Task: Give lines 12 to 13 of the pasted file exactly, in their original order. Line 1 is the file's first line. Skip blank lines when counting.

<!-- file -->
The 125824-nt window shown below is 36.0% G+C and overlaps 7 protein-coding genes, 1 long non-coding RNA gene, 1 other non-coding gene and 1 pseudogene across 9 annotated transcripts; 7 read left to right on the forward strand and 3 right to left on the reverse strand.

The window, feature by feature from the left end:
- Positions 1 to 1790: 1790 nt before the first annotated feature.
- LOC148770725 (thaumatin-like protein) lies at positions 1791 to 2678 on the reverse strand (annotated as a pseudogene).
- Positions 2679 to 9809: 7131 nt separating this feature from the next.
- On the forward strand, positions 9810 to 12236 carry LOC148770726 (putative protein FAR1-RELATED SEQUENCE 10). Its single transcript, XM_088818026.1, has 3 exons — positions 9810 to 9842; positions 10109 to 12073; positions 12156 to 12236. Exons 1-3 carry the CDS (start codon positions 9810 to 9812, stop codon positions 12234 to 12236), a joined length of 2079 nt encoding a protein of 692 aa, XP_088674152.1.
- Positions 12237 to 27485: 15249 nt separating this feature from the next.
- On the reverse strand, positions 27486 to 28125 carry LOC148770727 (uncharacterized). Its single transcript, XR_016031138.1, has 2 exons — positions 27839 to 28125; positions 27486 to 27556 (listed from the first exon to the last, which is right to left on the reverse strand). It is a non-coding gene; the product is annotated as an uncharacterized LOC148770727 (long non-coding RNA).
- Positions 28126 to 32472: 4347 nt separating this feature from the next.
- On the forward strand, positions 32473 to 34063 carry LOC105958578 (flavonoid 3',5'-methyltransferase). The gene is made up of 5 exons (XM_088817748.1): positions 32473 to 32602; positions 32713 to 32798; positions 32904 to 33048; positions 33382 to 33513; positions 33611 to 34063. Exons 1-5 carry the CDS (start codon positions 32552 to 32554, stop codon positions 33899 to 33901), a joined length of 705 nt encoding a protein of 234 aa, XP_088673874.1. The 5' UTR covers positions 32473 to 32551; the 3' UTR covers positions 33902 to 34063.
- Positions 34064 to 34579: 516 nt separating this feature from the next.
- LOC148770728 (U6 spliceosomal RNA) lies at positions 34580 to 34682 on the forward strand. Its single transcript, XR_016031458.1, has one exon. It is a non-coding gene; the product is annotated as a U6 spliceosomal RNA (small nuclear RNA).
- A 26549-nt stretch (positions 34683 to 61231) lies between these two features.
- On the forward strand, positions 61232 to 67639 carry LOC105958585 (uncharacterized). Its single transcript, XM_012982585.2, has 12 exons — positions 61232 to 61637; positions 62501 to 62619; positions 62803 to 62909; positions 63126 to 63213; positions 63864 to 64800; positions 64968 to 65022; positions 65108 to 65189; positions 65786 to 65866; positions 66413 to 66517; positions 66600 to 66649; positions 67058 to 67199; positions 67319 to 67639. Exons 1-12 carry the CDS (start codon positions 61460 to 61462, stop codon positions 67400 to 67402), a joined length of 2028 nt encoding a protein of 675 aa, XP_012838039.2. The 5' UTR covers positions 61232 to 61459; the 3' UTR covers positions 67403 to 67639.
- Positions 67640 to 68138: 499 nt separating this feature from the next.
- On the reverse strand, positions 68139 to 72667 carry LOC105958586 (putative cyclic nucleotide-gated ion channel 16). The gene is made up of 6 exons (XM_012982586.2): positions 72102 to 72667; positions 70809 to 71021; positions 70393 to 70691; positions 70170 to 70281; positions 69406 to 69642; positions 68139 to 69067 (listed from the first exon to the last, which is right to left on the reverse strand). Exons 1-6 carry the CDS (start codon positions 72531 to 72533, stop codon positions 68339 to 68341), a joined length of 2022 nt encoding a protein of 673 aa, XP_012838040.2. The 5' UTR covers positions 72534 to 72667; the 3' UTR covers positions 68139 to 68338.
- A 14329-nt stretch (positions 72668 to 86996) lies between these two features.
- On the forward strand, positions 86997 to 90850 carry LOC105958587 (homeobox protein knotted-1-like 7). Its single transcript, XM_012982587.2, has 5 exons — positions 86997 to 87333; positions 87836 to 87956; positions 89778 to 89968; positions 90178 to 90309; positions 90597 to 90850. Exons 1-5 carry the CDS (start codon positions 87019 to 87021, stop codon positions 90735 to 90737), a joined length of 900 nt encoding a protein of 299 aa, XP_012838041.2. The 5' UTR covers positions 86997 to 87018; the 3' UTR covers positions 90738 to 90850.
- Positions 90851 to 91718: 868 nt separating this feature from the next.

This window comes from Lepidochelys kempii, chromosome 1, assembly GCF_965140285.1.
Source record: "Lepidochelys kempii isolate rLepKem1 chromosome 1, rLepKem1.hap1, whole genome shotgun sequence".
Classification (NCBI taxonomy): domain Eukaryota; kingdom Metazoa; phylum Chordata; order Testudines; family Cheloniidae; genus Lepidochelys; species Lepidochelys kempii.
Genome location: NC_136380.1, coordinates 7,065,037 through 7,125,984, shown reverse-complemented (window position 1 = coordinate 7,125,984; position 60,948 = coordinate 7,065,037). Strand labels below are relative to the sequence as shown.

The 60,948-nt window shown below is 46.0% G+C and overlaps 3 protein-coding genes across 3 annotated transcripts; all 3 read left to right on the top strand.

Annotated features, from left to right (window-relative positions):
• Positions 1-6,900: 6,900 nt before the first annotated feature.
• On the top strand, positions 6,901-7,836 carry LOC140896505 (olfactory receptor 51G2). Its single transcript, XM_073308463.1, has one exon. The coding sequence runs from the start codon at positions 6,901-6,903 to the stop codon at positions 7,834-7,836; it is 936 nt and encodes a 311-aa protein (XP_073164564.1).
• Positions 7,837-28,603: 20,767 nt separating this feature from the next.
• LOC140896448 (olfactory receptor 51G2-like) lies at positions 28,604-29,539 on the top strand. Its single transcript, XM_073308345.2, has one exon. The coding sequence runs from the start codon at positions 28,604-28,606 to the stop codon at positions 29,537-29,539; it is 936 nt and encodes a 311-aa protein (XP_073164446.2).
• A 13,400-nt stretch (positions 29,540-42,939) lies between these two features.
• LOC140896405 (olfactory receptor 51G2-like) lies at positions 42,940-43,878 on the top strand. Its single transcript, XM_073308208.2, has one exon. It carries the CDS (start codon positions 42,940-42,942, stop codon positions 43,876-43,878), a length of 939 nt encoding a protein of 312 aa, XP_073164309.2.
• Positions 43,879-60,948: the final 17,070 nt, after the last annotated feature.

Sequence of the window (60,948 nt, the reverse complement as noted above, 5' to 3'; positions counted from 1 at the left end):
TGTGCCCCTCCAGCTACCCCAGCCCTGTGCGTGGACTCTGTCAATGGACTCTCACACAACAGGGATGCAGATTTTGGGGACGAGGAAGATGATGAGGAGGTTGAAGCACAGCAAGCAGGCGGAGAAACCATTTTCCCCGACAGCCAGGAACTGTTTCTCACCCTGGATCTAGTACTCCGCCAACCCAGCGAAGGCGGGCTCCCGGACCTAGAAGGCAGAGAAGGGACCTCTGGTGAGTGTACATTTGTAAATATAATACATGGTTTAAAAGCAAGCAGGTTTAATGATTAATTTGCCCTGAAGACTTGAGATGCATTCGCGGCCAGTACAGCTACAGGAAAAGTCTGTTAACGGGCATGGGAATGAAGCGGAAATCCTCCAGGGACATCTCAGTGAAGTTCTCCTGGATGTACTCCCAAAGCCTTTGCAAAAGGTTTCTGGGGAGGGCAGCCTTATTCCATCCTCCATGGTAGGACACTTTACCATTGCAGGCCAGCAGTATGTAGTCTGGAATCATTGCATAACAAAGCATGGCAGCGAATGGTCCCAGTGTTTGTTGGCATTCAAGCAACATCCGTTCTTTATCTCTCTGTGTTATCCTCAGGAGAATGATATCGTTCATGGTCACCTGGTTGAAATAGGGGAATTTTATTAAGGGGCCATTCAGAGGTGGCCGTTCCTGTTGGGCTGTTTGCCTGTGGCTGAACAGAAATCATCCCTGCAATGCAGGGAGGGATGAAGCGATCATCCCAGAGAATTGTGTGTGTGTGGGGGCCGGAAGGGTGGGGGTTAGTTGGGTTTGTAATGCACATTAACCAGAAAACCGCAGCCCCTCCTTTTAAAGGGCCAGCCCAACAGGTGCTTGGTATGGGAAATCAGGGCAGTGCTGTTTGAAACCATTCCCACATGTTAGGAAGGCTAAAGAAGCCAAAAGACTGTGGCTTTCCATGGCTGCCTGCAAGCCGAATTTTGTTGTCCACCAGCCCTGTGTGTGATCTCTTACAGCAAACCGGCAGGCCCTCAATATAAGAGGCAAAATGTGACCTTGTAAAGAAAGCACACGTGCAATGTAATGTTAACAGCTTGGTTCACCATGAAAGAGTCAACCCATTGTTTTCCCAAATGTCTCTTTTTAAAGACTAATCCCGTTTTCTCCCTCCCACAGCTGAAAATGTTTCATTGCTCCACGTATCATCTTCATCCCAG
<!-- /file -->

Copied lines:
- LOC148770728 (U6 spliceosomal RNA) lies at positions 34580 to 34682 on the forward strand. Its single transcript, XR_016031458.1, has one exon. It is a non-coding gene; the product is annotated as a U6 spliceosomal RNA (small nuclear RNA).
- A 26549-nt stretch (positions 34683 to 61231) lies between these two features.